Journalist Glenn Greenwald says he will reveal the names of U.S. citizens targeted by the NSA later this week.

Read background information below from Real Clear Politics:

Greenwald, who is promoting his book No Place To Hide and is trailed by a documentary crew wherever he goes, was speaking in a boutique hotel near Harvard, where he was to appear with Noam Chomsky, the octogenarian leftist academic.

“One of the big questions when it comes to domestic spying is, ‘Who have been the NSA’s specific targets?’," he said.

“Are they political critics and dissidents and activists? Are they genuinely people we’d regard as terrorists?

What are the metrics and calculations that go into choosing those targets and what is done with the surveillance that is conducted? Those are the kinds of questions that I want to still answer.”

Greenwald said the names would be published via The Intercept, a website funded by Pierre Omidyar, the billionaire founder and chairman of eBay. Greenwald left The Guardian, which published most of the Snowden revelations, last autumn to work for Omidyar.

“As with a fireworks show, you want to save your best for last,” Greenwald told GQ magazine. “The last one is the one where the sky is all covered in spectacular multicoloured hues.”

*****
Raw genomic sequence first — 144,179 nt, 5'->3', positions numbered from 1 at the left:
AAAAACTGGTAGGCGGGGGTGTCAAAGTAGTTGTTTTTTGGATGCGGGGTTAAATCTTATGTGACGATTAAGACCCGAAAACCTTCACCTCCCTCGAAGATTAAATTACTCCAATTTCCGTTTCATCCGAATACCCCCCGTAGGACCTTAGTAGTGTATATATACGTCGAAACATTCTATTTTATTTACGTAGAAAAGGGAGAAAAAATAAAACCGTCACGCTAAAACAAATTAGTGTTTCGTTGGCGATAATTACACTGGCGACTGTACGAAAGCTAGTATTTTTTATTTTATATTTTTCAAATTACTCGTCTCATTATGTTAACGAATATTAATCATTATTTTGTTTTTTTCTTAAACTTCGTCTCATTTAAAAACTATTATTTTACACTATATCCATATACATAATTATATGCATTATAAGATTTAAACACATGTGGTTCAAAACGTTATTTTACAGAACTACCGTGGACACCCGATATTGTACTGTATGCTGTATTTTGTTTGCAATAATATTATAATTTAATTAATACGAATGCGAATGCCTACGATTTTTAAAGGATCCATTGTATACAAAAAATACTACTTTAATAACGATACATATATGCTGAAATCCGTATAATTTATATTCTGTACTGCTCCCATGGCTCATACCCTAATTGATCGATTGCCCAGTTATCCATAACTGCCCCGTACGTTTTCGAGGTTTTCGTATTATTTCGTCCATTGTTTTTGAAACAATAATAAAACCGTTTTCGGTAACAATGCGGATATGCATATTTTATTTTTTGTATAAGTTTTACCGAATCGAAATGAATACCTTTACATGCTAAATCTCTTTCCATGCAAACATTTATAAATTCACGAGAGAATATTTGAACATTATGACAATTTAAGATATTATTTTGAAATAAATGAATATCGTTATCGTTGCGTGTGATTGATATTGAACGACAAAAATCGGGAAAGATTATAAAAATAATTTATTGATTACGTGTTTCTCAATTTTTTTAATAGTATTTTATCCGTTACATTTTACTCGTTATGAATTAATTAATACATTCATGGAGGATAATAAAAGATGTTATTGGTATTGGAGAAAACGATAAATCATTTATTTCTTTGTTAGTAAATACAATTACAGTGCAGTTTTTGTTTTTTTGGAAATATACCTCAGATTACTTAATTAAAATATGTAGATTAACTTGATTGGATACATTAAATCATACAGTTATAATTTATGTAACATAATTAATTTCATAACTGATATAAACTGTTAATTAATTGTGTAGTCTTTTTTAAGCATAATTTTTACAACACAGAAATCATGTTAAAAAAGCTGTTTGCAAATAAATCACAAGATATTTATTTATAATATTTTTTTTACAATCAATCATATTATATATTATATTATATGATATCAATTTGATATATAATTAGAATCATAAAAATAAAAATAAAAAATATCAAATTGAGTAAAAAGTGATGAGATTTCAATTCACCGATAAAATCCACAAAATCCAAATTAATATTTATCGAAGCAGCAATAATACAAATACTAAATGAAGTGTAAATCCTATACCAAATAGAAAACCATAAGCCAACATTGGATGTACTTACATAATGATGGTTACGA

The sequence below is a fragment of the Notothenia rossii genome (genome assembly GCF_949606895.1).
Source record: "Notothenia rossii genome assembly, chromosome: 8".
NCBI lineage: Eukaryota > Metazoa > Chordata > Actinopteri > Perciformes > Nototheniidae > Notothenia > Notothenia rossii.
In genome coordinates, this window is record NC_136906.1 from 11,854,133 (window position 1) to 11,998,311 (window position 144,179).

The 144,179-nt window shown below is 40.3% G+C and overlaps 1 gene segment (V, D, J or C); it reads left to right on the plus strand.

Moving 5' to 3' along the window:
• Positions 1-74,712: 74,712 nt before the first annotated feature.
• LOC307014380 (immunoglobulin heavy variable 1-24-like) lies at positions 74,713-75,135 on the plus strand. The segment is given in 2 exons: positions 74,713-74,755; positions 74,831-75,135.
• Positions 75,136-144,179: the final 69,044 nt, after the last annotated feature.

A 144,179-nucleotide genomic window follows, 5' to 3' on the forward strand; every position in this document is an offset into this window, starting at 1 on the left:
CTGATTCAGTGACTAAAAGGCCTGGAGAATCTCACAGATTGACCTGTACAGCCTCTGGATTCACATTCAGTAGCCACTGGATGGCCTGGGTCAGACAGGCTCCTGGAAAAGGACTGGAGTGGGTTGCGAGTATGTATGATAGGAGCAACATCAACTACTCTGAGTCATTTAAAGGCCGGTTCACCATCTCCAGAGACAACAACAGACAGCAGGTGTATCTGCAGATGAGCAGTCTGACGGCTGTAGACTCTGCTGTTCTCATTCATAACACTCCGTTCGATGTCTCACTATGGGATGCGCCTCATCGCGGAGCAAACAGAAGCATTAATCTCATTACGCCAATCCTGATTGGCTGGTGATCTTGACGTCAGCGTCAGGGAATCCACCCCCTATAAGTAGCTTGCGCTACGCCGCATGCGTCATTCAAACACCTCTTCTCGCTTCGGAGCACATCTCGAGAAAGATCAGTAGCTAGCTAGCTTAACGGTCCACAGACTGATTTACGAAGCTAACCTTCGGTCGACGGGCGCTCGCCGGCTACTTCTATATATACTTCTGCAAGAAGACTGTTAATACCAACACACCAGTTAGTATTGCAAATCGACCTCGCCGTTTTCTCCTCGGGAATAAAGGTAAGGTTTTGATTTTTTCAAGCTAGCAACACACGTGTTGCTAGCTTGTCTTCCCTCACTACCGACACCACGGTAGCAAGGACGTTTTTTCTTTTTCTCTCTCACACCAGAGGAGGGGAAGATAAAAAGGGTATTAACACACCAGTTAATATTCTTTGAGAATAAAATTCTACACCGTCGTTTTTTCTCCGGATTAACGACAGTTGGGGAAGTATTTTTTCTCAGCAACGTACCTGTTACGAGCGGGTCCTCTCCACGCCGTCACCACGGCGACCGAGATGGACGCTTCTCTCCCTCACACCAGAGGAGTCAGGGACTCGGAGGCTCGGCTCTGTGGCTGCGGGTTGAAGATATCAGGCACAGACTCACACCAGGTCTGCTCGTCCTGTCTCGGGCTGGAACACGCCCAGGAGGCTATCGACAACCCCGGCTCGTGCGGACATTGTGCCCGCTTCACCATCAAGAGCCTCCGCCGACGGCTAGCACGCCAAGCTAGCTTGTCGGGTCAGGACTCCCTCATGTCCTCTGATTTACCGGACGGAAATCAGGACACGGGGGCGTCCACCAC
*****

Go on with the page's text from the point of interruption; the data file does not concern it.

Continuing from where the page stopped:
Congress Set to Rein In NSA? Not So Fast, Says Judge Napolitano


Shepard Smith and Judge Andrew Napolitano discussed the upcoming reveal today on “Shepard Smith Reporting.”

Smith said it’s astounding that the government has been able to collect this private information, saying, “it doesn’t look very American.”

“It’s not American at all,” Napolitano responded.

“The Constitution is only as good a restraint on the government as those in whose hands the Constitution is given for enforcement and for honoring and for respecting,” Napolitano said. “It is not in good hands when the people in whose hands it has been placed can rampantly trample and violate as the NSA has been doing.”


Judge Nap: Obama's NSA Reform Plans Are Only Cosmetic


Watch the full discussion above.